Throughout his career, Jason Kamras has been been driven by a passion to redesign and rethink educational traditions and systems. From his time as a public school math teacher — when he was named 2005 National Teacher of the Year — to his current appointment as superintendent for Richmond (Virginia) Public Schools, Kamras has always operated with an eye on equity and community, focused on eliminating the opportunity gap.
Following a path from National Teacher of the Year to district leadership (and more), Jason Kamras works to rethink classrooms and systems to close opportunity gaps.
“There are still so many young people in under-served communities across the nation that still do not have access to an excellent education. This social challenge is why I teach,” Kamras, Ed.M.'00, said in his 2005 National Teacher of the Year acceptance speech. “As educators, we can play a fundamental role in alleviating this inequity, despite the challenges we face, by holding ourselves and all of our students to the highest of expectations and demanding excellence from them. We can, and we do, make a dramatic difference in their lives every day.”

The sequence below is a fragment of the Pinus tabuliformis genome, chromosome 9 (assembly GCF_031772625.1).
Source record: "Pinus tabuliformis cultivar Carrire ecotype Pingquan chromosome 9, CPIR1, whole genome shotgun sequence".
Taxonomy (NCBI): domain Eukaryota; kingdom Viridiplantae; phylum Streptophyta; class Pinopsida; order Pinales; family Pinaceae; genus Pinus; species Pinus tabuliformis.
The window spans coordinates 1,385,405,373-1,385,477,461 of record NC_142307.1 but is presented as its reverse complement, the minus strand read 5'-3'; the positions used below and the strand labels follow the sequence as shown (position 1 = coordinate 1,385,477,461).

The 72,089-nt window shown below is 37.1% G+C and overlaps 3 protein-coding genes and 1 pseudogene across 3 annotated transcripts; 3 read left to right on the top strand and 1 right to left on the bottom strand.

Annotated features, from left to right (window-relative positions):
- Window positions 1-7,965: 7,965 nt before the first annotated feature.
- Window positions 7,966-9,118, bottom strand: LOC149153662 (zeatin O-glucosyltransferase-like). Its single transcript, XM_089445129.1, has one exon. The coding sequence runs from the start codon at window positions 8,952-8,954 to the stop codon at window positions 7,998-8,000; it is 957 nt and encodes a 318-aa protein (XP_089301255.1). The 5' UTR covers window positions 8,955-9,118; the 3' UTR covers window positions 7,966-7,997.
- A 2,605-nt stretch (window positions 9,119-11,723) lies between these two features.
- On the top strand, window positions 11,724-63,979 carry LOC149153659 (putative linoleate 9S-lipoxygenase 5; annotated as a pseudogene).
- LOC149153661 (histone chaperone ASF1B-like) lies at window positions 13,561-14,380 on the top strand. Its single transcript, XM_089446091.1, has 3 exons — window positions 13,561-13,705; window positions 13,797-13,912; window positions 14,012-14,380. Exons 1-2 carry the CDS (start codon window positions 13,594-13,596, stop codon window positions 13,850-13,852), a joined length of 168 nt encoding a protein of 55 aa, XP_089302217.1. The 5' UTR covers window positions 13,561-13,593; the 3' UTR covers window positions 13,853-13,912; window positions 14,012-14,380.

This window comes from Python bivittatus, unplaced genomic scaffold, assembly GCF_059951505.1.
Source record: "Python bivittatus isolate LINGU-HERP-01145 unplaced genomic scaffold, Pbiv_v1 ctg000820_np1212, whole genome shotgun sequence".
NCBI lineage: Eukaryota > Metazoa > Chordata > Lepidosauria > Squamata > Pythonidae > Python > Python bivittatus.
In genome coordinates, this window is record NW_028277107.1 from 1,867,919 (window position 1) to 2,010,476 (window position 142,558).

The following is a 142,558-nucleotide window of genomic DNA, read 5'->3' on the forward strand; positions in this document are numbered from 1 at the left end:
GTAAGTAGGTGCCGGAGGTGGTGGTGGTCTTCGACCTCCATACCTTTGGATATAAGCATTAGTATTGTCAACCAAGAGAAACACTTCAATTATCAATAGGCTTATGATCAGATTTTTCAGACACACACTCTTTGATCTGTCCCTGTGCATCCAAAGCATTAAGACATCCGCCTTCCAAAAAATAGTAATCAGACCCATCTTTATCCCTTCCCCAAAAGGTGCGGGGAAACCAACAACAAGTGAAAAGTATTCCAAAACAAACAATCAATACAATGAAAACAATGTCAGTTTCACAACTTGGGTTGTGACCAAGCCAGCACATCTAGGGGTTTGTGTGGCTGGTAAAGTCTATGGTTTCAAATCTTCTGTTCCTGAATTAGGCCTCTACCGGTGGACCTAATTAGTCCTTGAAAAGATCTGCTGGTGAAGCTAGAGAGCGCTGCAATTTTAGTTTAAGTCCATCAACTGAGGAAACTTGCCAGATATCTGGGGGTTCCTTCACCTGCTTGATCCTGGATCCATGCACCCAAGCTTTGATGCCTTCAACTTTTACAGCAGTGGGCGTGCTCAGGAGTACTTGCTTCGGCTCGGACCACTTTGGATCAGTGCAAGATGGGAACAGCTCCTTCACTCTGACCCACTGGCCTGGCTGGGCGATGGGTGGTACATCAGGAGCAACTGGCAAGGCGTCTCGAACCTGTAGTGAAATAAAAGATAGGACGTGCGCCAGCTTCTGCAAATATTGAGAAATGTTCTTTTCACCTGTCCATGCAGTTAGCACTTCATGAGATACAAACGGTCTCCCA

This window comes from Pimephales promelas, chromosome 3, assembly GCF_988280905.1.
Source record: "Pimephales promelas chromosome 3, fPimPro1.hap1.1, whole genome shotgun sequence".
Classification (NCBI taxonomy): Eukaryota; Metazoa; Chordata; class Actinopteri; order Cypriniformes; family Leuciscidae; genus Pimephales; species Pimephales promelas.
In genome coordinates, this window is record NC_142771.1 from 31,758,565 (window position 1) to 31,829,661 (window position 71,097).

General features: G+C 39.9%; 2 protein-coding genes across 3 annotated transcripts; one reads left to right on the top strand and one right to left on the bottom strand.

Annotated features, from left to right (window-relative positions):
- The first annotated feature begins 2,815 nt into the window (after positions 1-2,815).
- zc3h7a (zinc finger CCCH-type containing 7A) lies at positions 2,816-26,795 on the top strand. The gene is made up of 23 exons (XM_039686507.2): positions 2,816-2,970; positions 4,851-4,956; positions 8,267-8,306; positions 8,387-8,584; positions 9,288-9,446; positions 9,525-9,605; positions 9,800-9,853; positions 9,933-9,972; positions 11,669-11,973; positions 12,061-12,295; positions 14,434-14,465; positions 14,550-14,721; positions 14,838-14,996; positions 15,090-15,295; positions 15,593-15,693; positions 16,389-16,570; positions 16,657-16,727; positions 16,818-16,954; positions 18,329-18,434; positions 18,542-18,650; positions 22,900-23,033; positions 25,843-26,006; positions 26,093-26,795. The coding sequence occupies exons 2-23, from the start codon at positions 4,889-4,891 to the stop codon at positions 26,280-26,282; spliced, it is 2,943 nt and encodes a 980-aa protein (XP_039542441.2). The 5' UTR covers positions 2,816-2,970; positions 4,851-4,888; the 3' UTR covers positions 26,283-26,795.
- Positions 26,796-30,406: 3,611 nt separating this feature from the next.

After a decade in the classroom, Kamras began to think about how to attain excellence and equity on a larger scale. He spent time working as an educational adviser for the Obama Campaign in 2008, then in various senior roles in the District of Columbia Public Schools (DCPS), where he focused on teacher evaluation as a lever to ensure success for students. During his tenure with DCPS, the district saw substantial gains in many areas, including student learning, student and teacher satisfaction, and graduation rates.
Kamras entered his role as superintendent in Richmond in 2018 with the promise to strive for engagement, excellence, and equity. Since then, he has led conversations about race, renamed schools that bore the names of Confederate generals, increased transparency around the school budget, worked to beautify schools, and fought to raise the graduation rate — all with the ultimate goal of student success.
“We can’t expect greatness from our kids unless we ask greatness of them,” he said. “I want our kids doing the tough work of learning, of thinking, of grappling. That’s what I mean by greatness — rich, engaging experiences in the classroom that make them think critically. That’s what I want for my own two boys. That’s what I want for all kids in Richmond. That’s the pathway to greatness.” – Emily Boudreau
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